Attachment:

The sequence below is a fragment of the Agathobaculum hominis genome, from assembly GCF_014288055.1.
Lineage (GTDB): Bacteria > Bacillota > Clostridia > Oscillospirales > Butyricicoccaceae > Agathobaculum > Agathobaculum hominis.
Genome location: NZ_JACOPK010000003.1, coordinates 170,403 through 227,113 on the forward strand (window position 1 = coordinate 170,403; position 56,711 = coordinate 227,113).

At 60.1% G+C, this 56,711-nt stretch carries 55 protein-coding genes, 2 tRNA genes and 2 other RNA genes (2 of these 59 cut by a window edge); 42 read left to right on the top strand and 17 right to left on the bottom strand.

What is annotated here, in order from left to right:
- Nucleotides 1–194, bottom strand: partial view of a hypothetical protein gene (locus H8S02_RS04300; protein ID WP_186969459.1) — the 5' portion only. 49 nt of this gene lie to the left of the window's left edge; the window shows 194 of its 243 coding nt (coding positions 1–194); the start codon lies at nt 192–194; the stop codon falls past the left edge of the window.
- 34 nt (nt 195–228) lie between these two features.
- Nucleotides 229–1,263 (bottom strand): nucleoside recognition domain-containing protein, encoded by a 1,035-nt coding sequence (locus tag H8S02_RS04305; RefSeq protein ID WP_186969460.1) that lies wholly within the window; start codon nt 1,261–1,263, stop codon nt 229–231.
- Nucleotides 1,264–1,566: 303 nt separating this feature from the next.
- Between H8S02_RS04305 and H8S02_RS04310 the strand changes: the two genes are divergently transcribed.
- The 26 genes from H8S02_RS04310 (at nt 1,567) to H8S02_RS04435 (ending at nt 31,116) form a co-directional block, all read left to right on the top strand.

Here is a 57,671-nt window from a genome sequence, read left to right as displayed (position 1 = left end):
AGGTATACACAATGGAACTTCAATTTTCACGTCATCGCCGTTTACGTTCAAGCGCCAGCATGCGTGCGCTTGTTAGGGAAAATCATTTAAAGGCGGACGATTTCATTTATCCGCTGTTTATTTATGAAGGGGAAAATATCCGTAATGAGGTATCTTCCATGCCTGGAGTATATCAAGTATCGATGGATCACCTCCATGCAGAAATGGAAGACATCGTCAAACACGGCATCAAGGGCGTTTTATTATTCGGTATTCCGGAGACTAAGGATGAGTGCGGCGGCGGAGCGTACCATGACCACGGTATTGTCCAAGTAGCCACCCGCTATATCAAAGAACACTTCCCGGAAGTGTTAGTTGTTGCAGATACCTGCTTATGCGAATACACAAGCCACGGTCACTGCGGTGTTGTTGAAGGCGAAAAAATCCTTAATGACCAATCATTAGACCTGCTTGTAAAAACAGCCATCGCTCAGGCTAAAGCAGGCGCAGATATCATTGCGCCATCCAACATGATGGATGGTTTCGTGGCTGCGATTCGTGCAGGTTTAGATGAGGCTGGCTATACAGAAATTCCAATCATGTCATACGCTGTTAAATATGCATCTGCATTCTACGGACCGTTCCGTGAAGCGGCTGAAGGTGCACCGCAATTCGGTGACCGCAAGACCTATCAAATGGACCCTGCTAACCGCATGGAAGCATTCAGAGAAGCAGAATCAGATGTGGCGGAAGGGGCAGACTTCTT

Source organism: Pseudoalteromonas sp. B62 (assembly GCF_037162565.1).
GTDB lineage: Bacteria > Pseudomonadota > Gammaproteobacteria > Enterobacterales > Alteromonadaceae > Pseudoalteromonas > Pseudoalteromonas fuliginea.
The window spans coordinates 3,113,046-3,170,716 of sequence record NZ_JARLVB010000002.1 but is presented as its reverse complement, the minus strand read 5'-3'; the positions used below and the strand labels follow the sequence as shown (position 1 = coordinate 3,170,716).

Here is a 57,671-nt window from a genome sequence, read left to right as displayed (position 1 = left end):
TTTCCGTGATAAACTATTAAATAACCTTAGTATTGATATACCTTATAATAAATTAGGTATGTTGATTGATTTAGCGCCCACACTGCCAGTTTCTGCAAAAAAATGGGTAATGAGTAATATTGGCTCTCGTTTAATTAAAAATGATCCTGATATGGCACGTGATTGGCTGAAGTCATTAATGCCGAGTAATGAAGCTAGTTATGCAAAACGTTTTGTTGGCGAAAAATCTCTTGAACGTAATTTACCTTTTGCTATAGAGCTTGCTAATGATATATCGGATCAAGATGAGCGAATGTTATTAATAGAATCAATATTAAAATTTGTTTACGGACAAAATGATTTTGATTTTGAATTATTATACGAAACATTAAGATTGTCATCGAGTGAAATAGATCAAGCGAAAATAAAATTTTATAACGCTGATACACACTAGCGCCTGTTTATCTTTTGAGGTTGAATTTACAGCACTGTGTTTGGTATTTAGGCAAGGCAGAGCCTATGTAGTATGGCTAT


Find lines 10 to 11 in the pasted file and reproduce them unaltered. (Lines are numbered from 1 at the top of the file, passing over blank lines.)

- Between H8S02_RS04305 and H8S02_RS04310 the strand changes: the two genes are divergently transcribed.
- The 26 genes from H8S02_RS04310 (at nt 1,567) to H8S02_RS04435 (ending at nt 31,116) form a co-directional block, all read left to right on the top strand.